Print Friendly Version Convert to PDF Convert to RTF Related Assets

June 10, 2016

Walk your way to fitness this summer

Orthopaedic surgeons say safe walking practices can boost bone health

ROSEMONT, Ill. (June 10, 2016) — Don’t underestimate the benefits of walking. With the availability of various fitness fads and gym memberships, walking as a form of exercise is often overlooked.
With a comfortable and supportive pair of shoes, walking is a simple and affordable way to get in shape. It also yields lasting benefits to the bones and joints, including toning muscles, maintaining bone mass, and slowing the development of arthritis.

Expert advice
“Sometimes the hardest part of working out is getting started,” said orthopaedic surgeon and AAOS spokesperson Carolyn Hettrich, MD. “Walking requires minimal preparation, but yields significant benefits. Establish a routine by incorporating at least 30 minutes a day for five days a week.”

The American Academy of Orthopaedic Surgeons (AAOS) recommends the following safe walking tips:
 
  • Choose shoes that support the arch and elevate the heel slightly. There should be stiff material surrounding the heel (the heel counter) that keeps your heel from turning in or out or wobbling. The toe box should be roomy but not too long.
Starting Your Program
  • Warm up by walking as you normally would for five minutes, then pick up the pace to whatever speed gets your heart beating faster and your lungs breathing deeper. Keep up the faster pace for about 15 minutes.
  • While you walk:
    • Swing your arms
    • Keep your head up, back straight, and abdomen flat
    • Point your toes straight ahead
    • Take long strides, but do not strain
  • Cool down by walking at your warm-up speed again for five more minutes. Do gentle stretching exercises after your walk.
  • Repeat the above routine three or four days a week, with days for rest in between. After two weeks, add five minutes to the strenuous part of your walk. Keep adding five minutes every two weeks as you gradually build strength and endurance.
  • Another way to build fitness with a walking program is to use one to five pound weights. Using weights in each hand gives your upper body a better workout.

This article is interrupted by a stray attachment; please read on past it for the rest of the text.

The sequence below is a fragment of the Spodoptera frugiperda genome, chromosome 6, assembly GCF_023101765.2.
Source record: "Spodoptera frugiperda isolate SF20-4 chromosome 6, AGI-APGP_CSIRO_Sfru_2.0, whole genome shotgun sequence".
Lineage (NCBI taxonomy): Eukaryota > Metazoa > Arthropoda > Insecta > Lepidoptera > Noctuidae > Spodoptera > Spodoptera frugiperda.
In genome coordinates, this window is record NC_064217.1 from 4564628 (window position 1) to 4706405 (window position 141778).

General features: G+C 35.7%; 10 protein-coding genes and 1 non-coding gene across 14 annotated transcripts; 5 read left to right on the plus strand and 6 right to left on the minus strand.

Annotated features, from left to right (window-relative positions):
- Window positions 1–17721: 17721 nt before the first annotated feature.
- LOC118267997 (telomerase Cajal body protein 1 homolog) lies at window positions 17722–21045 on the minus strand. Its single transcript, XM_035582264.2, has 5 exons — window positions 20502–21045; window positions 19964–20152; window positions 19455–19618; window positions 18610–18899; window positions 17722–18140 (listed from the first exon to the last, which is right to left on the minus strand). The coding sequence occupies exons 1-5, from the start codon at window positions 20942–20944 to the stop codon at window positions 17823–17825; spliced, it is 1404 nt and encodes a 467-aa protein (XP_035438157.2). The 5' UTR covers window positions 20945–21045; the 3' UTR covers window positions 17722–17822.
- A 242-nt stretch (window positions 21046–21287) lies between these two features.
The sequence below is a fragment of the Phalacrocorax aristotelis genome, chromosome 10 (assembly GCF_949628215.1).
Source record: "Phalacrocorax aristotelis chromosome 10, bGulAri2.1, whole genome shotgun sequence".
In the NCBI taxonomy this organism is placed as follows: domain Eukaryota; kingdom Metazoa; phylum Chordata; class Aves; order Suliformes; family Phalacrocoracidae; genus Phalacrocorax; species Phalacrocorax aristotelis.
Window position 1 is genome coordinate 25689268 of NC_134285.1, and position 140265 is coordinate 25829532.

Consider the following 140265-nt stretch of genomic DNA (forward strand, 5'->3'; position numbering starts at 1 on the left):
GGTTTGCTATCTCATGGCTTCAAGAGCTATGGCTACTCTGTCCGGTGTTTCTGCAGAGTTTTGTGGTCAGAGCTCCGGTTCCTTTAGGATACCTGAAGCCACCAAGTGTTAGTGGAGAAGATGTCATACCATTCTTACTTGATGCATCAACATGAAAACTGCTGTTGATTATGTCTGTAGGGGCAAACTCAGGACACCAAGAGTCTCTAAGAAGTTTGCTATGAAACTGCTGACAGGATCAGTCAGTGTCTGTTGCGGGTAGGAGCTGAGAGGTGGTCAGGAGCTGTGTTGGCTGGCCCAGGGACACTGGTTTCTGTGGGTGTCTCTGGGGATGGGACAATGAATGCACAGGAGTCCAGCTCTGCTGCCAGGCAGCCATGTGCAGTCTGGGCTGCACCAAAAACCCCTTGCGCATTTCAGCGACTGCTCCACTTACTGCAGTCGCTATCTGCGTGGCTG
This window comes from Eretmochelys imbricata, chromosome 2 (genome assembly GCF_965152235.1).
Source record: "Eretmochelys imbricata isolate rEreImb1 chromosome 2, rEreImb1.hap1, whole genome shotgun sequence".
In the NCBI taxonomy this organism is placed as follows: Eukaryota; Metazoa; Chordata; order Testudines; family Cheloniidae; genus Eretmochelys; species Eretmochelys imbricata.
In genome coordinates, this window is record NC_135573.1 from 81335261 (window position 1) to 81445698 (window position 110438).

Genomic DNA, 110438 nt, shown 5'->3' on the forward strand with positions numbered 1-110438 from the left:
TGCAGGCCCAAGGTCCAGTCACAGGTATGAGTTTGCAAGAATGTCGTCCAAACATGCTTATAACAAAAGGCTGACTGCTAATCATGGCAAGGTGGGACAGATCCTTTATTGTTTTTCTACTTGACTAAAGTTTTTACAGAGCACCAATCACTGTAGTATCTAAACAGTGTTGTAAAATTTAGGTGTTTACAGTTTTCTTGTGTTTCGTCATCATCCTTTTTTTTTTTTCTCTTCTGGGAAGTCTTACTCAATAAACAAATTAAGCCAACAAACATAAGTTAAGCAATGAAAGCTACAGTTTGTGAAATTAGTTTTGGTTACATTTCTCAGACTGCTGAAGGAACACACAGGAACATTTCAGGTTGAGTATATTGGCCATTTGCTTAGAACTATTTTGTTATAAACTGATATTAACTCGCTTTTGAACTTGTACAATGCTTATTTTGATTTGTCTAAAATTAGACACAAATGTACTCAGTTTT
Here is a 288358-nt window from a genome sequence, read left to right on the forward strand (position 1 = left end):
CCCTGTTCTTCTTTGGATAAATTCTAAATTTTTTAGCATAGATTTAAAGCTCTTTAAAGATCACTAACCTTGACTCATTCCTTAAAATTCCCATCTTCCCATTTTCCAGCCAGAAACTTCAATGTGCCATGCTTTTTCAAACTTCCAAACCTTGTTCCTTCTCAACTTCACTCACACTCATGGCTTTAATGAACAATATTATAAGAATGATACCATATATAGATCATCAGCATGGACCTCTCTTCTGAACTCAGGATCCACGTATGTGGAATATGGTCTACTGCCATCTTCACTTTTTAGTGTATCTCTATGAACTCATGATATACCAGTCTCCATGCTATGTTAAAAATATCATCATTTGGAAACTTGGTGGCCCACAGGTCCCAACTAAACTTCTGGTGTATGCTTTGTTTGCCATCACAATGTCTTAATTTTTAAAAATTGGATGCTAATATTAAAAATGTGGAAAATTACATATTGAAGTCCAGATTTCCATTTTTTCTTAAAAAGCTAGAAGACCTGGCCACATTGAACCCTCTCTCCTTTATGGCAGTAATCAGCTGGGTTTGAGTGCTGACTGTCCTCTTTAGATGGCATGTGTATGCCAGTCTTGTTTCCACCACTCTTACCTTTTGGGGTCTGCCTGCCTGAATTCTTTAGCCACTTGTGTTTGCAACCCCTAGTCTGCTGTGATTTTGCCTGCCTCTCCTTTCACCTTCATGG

• To increase lower body stability while walking, consider using walking sticks or poles. They also help to reduce the impact on your legs, knees, ankles, and feet.
Proper Hydration
  • During exercise, be sure to keep a water bottle handy to prevent dehydration. Drink one pint of water 15 minutes before you start walking, and another pint after you cool down. Have a drink of water every 20 minutes or as needed while you exercise.
For more walking safety tips visit, OrthoInfo.org.

About the AAOS
With more than 39,000 members, the American Academy of Orthopaedic Surgeons is the world’s largest medical association of musculoskeletal specialists. The AAOS provides educational programs for orthopaedic surgeons and allied health professionals, champions and advances the highest quality musculoskeletal care for patients, and is the authoritative source of information on bone and joint conditions, treatments and related issues.
 
Follow the AAOS on Facebook and Twitter.

Visit AAOS at:
Newsroom.aaos.org for bone and joint health news, stats, facts, images and interview requests.
ANationinMotion.org for inspirational patient stories, and orthopaedic surgeon tips on maintaining bone and joint health, avoiding injuries, treating musculoskeletal conditions and navigating recovery.
Orthoinfo.org for patient information on hundreds of orthopaedic diseases and conditions. Facebook.com/AAOS1
Twitter.com/AAOS1


 
< back

You must be logged in to view this item.





This area is reserved for members of the news media. If you qualify, please update your user profile and check the box marked "Check here to register as an accredited member of the news media". Please include any notes in the "Supporting information for media credentials" box. We will notify you of your status via e-mail in one business day.